Shorter COVID quarantines will help airports, hospitals, UM medicine professor says

The highly contagious omicron variant causes mostly milder COVID-19 symptoms, and it spreads mostly for about five days — during the first few days before symptoms and up to three days afterward.

MIAMI – The highly contagious omicron variant causes mostly milder COVID-19 symptoms, and it spreads mostly for about five days — during the first few days before symptoms and up to three days afterward.

These are the scientific findings that the U.S. Centers for Disease Control and Prevention used to support a change in quarantine time. Instead of isolating for 10 days, the CDC recommends five days.

Dr. Dushyantha Jayaweera, the medical director of the clinical translational research site at the University of Miami Miller School of Medicine, said the CDC had reliable evidence to support the decision.

“I think the CDC was right because obviously, they are not making this up, they are doing this based on data,” Jayaweera said.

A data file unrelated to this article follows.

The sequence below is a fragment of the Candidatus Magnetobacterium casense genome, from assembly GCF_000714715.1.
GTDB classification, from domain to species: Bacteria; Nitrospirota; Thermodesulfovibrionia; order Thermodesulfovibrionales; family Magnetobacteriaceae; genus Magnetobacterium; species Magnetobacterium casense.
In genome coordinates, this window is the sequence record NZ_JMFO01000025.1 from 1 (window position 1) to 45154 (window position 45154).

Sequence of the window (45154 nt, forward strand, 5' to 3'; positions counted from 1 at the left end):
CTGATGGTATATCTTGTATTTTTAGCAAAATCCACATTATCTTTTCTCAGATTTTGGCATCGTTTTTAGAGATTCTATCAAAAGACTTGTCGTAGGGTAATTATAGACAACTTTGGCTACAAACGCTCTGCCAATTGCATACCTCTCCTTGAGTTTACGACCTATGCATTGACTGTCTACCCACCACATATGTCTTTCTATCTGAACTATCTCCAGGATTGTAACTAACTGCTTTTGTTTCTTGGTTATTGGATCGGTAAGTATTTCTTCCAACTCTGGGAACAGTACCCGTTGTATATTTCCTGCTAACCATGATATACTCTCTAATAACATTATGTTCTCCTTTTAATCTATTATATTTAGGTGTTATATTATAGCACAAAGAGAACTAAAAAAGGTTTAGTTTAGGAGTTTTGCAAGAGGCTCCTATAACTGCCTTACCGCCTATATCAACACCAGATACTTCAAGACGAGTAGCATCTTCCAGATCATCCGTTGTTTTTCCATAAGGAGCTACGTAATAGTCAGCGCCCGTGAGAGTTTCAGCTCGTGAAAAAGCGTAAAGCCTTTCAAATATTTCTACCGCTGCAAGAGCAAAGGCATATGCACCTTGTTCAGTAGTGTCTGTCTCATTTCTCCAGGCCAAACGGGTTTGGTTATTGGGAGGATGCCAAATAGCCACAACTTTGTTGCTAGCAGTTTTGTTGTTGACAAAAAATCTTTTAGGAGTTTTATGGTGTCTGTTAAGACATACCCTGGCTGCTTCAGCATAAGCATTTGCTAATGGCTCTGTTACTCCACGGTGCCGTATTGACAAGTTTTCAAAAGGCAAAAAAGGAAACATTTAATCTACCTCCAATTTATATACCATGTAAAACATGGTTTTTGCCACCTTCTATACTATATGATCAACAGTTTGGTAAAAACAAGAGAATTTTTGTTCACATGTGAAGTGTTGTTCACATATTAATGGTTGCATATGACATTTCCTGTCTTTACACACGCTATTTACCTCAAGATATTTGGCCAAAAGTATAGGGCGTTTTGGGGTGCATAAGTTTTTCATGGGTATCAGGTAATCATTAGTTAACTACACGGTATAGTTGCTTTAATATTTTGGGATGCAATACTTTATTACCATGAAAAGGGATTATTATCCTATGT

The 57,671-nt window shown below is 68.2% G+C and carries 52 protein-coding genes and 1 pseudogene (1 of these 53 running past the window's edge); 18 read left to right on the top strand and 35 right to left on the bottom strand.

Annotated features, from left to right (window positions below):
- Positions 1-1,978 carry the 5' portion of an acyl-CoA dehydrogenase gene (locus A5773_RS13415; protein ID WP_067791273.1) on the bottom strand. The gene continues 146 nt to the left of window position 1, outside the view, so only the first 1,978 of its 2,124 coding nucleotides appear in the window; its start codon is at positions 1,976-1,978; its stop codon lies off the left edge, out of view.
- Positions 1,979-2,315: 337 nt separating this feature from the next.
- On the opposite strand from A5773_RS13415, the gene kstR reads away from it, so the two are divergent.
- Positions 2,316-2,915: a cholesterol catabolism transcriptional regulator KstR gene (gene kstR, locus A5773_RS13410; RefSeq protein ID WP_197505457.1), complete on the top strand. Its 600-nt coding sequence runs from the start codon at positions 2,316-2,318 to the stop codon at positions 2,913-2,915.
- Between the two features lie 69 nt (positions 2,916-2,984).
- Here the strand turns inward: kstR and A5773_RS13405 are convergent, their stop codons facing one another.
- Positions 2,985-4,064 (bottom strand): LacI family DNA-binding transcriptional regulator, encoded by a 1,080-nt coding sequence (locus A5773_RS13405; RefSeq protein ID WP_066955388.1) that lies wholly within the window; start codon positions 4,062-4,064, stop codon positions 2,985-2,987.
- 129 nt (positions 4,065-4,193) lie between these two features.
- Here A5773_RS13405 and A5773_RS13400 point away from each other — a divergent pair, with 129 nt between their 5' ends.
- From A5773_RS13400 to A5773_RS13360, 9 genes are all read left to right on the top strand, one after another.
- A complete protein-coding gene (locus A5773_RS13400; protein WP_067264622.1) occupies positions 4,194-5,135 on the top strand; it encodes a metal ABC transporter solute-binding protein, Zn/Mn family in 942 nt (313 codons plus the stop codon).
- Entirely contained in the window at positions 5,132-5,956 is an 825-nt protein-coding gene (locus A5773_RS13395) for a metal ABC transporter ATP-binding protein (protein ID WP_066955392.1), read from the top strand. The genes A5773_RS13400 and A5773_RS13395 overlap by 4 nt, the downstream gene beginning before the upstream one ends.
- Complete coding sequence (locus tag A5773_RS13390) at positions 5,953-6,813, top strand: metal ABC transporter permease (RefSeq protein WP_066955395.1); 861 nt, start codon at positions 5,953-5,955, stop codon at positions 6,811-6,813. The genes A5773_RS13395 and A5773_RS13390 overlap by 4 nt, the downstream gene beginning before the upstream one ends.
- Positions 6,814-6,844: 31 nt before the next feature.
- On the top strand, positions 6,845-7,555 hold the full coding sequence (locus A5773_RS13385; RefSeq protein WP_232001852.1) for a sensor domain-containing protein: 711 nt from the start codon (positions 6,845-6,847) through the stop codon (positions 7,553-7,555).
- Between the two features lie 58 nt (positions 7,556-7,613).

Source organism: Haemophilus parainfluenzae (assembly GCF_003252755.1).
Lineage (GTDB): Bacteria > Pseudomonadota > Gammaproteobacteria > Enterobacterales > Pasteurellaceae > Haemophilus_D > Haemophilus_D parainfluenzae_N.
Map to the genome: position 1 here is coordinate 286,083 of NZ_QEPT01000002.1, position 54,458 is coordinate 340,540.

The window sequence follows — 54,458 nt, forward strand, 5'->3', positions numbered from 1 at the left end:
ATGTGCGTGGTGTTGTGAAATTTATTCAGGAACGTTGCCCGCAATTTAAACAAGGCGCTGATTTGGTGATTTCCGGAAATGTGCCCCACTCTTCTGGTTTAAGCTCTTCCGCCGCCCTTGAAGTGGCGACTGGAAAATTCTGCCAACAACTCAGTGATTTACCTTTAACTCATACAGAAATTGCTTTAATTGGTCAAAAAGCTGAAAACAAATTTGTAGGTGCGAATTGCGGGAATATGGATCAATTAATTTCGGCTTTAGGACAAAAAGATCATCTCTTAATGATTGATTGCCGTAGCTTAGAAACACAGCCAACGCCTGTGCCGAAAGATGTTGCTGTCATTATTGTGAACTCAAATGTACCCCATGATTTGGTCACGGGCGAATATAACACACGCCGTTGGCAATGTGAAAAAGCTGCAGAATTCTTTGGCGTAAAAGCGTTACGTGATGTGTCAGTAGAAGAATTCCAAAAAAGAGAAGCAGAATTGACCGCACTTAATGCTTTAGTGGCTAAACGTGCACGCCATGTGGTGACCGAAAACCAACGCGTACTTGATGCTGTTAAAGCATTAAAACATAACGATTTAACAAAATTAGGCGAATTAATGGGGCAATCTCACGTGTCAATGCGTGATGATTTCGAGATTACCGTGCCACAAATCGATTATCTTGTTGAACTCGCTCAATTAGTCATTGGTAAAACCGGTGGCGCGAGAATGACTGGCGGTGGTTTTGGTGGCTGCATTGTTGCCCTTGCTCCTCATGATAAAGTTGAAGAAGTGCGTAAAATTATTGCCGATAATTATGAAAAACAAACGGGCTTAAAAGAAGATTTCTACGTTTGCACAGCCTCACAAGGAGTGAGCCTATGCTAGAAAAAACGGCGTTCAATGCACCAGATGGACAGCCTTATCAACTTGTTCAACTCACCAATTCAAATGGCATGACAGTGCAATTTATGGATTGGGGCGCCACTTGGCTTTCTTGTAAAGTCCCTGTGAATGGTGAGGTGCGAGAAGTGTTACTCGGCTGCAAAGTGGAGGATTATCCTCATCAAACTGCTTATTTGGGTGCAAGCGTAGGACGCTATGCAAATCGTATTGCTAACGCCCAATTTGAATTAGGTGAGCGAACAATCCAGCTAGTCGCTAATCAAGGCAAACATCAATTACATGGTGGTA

"We want to make sure there is a mechanism by which we can safely continue to keep society functioning while following the science,” CDC Director Dr. Rochelle Walensky said Monday.

By being more contagious, the increase in infections is causing staff shortages at airports, government, hospitals, and businesses.

This contributed to flight cancelations at Miami International Airport, Fort Lauderdale-Hollywood International Airport and others nationwide.

Jayaweera said the new policy will help solve these problems and improve stability.

“We want to make sure there is a mechanism by which we can safely continue to keep society functioning while following the science,” CDC Director Dr. Rochelle Walensky said Monday.


About the Author:

Amy Viteri is an Emmy Award-winning journalist who joined Local 10 News in September 2015. She's currently an investigative reporter and enjoys uncovering issues facing South Florida communities. A native of the Washington, D.C., area, she's happy to be back in South Florida, where she earned a masters degree at the University of Miami.